Ancillary Supplies < Extractopedia

Ancillary Supplies

Along with your supply of allergen extracts, you will need to stock your clinic with additional supplies to support the practice of immunotherapy. The following is a basic list of products that will be useful for the handling and preparation of your extracts:

  1. Sterile empty vials with color-coded vial caps and patient vial labels
  2. Bulk vials of diluent
    (either saline or HSA)
  3. Pre-filled vials with diluent (either saline or HSA)
  4. Mixing syringes (26- to 27-gauge, 1/2-3/8 inch non-removable needle)
  5. Alcohol swabs
  6. Storage trays
  7. Non-latex medical gloves
  8. Washable skin marking pen
  9. Wheal ruler and timer


The Allergen Immunotherapy Practice Parameters (2010) recommends a consistent coloring scheme, from highest to lowest concentration, of: Red, Yellow, Blue, Green, and Silver. In addition, the Parameters recommend a consistent numbering scheme with #1 as the highest concentration (e.g. Red vial) with an increasing sequence until the lowest concentration (e.g. #5 for the Silver vial).

For an example of this, please review the section How to Perform Dilutions.


The content of the vial labels should be consistent and include, at a minimum:

  1. Patient Name
  2. Date of Birth
  3. Vial Designation (e.g. Color, Number, Concentration)
  4. Content of Vial (e.g. Dust Mites, Grass Mix)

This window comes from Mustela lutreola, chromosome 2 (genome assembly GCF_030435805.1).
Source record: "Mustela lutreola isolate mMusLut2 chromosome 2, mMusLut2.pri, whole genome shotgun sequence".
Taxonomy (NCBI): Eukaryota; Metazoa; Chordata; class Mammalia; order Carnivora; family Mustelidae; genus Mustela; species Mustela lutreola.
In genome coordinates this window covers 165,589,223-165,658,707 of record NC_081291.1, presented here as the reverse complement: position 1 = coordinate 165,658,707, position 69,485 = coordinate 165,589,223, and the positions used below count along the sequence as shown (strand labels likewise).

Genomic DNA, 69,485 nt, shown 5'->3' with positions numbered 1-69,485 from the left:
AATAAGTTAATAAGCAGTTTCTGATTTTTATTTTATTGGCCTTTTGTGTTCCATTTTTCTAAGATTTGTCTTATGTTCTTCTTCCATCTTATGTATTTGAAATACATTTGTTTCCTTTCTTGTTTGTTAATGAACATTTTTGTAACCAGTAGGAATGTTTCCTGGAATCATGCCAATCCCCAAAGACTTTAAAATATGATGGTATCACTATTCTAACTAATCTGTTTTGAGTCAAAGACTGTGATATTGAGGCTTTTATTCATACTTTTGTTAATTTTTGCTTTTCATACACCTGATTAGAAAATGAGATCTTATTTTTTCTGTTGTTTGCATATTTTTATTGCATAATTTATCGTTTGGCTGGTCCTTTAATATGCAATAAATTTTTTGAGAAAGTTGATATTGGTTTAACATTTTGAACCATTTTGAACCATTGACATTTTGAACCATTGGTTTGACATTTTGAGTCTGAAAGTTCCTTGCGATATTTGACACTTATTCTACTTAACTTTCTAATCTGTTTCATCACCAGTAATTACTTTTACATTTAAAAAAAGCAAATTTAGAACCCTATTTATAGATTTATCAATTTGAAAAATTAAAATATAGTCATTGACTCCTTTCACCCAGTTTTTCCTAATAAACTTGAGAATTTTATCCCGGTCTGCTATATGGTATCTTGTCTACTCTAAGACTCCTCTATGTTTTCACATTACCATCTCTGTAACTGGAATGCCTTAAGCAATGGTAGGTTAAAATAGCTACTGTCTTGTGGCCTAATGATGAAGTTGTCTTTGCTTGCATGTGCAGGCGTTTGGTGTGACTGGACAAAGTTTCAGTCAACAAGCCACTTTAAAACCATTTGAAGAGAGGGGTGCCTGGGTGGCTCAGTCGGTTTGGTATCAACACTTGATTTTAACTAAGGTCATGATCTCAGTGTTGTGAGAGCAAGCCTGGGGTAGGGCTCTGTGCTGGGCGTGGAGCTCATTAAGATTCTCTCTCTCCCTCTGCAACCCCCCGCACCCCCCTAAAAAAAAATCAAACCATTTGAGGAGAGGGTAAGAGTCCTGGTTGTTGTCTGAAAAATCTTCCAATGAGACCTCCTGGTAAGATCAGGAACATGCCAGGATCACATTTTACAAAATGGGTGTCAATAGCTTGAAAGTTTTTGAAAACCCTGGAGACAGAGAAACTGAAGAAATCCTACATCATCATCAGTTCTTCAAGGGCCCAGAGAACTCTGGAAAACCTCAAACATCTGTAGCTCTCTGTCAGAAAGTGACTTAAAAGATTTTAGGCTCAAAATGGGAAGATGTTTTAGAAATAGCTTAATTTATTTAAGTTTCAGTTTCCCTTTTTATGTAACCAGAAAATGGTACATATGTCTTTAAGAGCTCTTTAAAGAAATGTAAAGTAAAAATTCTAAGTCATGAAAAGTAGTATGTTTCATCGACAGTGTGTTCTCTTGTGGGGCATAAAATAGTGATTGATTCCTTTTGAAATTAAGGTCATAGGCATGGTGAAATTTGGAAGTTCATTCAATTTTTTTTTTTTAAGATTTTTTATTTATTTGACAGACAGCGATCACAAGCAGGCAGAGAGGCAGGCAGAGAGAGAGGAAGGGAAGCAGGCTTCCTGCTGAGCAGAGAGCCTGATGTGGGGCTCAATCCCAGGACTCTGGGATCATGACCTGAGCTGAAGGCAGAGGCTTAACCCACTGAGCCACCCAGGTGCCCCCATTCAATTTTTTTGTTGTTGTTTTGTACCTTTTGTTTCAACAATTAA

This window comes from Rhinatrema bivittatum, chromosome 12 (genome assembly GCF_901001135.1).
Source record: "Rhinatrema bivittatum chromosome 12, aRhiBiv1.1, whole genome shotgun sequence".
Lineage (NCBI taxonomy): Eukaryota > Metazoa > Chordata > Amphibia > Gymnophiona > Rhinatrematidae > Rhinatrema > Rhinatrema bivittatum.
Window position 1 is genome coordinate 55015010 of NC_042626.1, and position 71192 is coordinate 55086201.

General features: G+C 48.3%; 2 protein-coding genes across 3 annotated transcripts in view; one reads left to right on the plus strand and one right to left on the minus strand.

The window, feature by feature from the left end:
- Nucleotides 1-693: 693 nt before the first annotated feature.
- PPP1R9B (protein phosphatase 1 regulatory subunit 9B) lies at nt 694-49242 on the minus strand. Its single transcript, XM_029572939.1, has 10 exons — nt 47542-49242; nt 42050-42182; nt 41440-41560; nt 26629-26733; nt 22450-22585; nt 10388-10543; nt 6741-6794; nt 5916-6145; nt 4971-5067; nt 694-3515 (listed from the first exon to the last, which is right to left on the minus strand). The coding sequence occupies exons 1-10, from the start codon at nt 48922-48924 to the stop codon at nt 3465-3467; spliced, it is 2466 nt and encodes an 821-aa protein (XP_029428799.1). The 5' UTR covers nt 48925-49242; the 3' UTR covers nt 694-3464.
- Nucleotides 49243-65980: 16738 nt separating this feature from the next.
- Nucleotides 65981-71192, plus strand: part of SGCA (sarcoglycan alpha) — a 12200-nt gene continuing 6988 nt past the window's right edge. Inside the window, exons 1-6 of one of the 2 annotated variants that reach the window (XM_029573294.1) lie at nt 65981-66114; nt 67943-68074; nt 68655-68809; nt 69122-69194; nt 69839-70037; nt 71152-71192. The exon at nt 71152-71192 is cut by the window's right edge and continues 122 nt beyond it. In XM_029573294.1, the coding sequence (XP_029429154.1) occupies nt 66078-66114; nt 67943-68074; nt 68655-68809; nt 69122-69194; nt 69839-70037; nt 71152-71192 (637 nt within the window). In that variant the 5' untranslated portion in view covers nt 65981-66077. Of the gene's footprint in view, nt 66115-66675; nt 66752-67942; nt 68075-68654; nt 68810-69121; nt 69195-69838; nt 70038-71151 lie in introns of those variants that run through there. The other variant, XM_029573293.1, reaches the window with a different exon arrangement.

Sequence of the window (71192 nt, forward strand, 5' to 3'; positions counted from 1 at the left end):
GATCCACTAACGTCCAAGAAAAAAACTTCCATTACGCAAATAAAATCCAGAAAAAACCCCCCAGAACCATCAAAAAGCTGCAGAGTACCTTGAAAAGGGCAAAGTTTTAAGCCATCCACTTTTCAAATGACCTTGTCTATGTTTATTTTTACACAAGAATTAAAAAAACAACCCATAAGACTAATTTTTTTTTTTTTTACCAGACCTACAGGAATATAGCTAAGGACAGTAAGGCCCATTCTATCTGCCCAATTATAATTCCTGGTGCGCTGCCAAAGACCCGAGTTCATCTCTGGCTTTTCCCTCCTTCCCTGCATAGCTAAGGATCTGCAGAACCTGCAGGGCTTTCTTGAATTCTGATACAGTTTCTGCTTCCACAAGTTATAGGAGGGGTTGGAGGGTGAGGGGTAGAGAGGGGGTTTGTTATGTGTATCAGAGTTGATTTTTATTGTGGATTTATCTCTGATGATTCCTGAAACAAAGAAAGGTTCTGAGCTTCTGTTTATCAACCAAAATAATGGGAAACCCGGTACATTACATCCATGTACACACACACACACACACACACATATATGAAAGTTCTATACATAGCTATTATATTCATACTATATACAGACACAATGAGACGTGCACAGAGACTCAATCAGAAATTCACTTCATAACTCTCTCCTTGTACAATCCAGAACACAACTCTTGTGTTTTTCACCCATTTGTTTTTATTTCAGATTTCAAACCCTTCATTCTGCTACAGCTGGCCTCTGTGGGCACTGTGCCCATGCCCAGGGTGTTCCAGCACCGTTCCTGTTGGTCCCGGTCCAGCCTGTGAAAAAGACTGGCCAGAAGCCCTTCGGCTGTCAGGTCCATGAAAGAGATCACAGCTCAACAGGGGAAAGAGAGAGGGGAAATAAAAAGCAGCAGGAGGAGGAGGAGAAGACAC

5. Expiration Date
  6. Physician Name and Contact Information

These are just recommendations and adjustments can be made at the physician’s discretion. However, it is important that consistent procedures be established and followed for all vials to reduce possible documentation and administration errors.


Larger needles are not recommended since they may core the vial’s rubber stopper during repeated insertions (e.g., break off small particles of rubber that end up in the extract). For more information on coring, review the section Quality Concern Coring.

Syringe sizes can be confusing. The LOWER a syringe’s gauge, the LARGER its needle size. For example, an 18-gauge syringe has a needle with almost twice the diameter of a 22-gauge syringe. Besides increasing the chance of coring the rubber stopper, lower gauge syringes lack the precision of the higher gauge syringes. This is significant when precise volumes are needed for dosing (e.g., 0.1 cc during build-up). A larger syringe may contribute to inadvertent overdosing of allergens in highly sensitive patients.

For more information see the following sections: